In addition, Garland played second base and outfield when he wasn’t on the hill. He batted .333 for the season and drove in 17 runs his senior year.
On June 7, 1968, Garland was selected with the 93rd overall pick in the fifth round by the Pittsburgh Pirates. He did not sign a contract; instead he opted to enroll at Gulf Coast Junior College in Panama City, Florida. Before he left for college, pitching for Nashville Post 5 in the Connie Mack League on August 1, he struck out 20 of 21 batters in a perfect-game 2-0 victory over Dyersburg (also seven innings). “I knew I was working on the perfect game in the seventh and I was scared all the way,” said Garland. “In fact, I have chills right now. I think this has to be the best game I’ve thrown this year. I had good stuff, but there was no particular reason why tonight was better than the others.”6
Garland pitched a second no-hitter on August 27 against Cincinnati to run his record to 15-2 on the year for Post 5. He struck out nine but walked eight in the 3-0 win.7 He was named to the Connie Mack “All-World” team.8
The secondary (winter) baseball draft was held on February 1, 1969. At that time, the major-league draft was broken into two phases: the first was to select players who just graduated, mostly high school and junior college players. The secondary phase was for those players who were previously drafted by other teams, but had not signed a contract. Garland was the first player chosen in the secondary phase, by the St. Louis Cardinals. Again, he declined to sign, saying they were not offering him the money he wanted or thought he was worth.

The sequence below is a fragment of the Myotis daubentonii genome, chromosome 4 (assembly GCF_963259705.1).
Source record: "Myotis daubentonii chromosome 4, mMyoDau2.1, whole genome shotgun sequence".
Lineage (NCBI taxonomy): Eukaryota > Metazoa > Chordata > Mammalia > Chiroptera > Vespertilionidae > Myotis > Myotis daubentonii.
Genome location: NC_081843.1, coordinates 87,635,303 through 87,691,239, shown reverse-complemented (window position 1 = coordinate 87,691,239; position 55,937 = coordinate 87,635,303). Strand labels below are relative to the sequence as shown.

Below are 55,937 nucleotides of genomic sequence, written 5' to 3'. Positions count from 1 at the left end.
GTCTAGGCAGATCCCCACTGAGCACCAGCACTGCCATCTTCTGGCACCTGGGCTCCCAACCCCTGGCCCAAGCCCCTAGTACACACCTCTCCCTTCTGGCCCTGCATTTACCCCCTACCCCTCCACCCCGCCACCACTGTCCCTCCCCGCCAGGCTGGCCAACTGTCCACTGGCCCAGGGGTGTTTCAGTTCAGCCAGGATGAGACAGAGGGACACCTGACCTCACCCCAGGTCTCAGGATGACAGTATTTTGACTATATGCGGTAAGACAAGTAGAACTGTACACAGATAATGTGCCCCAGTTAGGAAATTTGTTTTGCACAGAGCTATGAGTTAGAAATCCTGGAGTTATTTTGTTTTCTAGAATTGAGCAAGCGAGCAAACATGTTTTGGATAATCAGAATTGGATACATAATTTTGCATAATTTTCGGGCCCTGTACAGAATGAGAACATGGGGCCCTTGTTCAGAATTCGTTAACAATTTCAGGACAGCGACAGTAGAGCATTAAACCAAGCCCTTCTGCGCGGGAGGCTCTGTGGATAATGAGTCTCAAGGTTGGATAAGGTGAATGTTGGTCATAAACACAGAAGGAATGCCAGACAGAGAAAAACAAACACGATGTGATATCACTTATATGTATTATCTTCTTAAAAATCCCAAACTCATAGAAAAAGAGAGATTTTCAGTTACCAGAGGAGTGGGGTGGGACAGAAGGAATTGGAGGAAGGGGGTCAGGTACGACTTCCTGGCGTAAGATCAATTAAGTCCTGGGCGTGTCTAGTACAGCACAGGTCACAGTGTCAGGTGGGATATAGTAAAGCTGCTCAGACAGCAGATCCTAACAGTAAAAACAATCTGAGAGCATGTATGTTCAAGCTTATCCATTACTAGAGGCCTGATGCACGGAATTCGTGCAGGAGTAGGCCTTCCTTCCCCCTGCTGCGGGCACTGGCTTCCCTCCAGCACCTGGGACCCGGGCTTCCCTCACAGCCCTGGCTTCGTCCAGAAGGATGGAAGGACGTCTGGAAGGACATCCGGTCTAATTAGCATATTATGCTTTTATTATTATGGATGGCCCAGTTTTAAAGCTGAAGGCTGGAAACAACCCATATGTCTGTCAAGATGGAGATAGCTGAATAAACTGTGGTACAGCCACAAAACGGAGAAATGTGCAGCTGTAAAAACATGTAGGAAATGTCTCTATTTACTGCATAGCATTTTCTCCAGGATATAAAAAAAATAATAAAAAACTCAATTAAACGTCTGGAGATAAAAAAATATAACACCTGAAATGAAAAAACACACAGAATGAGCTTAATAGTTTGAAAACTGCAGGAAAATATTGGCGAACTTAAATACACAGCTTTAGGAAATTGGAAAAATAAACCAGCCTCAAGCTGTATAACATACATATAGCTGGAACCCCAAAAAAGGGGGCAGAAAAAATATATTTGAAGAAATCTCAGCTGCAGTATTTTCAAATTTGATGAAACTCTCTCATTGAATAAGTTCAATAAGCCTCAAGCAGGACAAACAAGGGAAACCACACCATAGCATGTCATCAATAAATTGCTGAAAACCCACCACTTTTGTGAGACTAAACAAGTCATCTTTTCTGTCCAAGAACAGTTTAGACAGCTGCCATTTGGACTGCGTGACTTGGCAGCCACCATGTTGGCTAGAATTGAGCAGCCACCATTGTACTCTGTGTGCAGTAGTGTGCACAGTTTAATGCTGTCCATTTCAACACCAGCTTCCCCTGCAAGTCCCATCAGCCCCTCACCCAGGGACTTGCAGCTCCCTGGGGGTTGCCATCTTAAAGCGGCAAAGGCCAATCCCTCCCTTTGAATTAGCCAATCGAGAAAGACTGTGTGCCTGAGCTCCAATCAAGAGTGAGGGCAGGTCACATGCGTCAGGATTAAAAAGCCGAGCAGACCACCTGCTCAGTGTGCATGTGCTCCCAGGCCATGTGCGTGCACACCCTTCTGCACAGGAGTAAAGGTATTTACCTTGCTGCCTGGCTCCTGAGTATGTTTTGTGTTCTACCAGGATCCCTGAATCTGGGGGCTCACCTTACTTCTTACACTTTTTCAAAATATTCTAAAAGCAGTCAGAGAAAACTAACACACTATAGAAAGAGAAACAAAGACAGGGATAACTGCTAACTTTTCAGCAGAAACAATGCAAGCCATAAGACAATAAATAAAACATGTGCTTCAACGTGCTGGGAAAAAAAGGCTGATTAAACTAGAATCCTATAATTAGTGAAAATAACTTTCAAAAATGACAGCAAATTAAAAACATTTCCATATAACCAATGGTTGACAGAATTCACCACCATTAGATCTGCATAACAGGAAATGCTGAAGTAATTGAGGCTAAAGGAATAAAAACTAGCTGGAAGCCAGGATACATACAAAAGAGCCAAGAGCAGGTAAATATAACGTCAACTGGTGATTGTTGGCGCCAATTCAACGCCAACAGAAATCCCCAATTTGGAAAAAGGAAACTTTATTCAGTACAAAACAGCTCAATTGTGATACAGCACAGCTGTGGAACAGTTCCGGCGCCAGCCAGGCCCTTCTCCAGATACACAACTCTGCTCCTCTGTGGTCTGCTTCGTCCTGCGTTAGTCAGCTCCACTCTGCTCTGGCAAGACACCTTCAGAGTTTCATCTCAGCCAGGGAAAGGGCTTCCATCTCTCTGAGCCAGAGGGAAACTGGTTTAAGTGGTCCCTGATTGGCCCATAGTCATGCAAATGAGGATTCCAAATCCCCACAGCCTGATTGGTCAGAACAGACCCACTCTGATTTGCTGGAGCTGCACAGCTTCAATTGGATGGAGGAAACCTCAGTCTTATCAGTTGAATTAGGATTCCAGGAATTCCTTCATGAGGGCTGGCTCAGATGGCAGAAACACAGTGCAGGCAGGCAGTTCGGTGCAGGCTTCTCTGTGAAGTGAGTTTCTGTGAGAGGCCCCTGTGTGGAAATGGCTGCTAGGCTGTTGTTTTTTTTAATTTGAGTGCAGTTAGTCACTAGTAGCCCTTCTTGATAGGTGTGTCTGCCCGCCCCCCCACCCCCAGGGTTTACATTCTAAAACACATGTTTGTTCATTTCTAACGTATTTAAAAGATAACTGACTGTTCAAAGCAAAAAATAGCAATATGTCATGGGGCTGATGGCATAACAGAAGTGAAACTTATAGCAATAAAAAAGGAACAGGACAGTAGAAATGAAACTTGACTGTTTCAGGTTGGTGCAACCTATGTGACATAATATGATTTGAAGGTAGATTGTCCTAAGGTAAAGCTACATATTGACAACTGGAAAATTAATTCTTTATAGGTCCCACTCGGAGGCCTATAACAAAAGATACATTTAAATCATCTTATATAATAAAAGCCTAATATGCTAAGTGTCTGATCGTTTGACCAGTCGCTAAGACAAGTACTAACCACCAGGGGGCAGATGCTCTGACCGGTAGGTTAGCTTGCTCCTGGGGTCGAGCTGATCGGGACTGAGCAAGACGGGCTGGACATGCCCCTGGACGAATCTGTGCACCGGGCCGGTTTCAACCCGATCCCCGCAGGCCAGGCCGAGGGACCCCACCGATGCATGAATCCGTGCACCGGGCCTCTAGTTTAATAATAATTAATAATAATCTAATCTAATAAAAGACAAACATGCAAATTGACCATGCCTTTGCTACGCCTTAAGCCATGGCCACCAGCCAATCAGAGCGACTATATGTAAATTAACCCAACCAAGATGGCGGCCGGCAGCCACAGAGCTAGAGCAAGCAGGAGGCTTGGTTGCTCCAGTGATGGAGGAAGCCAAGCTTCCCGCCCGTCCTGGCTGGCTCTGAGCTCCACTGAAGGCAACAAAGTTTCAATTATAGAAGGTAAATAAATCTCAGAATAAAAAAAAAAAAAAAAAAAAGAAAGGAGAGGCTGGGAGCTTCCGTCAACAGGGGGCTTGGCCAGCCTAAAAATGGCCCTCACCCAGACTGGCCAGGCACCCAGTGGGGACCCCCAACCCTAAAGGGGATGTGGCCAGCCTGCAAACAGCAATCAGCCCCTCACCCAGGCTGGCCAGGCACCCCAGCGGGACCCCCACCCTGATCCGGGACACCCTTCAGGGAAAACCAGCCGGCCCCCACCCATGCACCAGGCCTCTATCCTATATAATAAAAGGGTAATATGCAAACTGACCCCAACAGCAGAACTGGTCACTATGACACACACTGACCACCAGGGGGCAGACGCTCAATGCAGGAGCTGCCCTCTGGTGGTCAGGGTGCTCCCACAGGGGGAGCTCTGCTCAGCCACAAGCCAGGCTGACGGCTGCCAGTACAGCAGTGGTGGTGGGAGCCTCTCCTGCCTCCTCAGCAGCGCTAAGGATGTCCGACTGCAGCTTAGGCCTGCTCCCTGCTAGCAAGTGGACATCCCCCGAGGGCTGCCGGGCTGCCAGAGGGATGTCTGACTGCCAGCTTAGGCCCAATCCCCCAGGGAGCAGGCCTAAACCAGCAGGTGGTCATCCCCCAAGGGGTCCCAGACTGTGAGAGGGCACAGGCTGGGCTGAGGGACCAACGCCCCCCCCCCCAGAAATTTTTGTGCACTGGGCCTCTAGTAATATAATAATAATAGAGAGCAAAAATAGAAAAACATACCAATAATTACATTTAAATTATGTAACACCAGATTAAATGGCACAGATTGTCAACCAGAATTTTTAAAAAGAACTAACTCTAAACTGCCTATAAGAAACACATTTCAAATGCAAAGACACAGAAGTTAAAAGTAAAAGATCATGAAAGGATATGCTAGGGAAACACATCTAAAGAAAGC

He returned to Gulf Coast Junior College, where he went 9-2 with a 0.84 ERA.9 The Commodores were 25-12 in manager Bill Frazier’s first of 24 seasons at GCJC.10
On June 5, 1969, Baltimore selected Garland with the fifth overall pick in the June secondary draft. This time he signed a deal that was reported to include a $30,000 bonus.11
The road to the big leagues began with the Miami Marlins of the Class A Florida State League. After two undistinguished seasons, Garland had a breakout year with Dallas-Fort Worth of the Class AA Dixie Association.12 He was the league’s top pitcher in 1971, going 19-5 with a 1.71 ERA. He had tremendous control, striking out 154 batters while walking 50. Garland also posted 20 complete games in 25 starts.
Promoted to Rochester of the AAA International League for the IL playoffs, he pitched Game Two of the championship series against Tidewater, going 8 2/3 innings and striking out seven in a no-decision effort. Rochester won the International League title.
Against Denver in the Little World Series, Garland started Game Two, pitched seven strong innings and drove in a run in the Red Wings’ 6-4 win. Rochester topped Denver in seven games.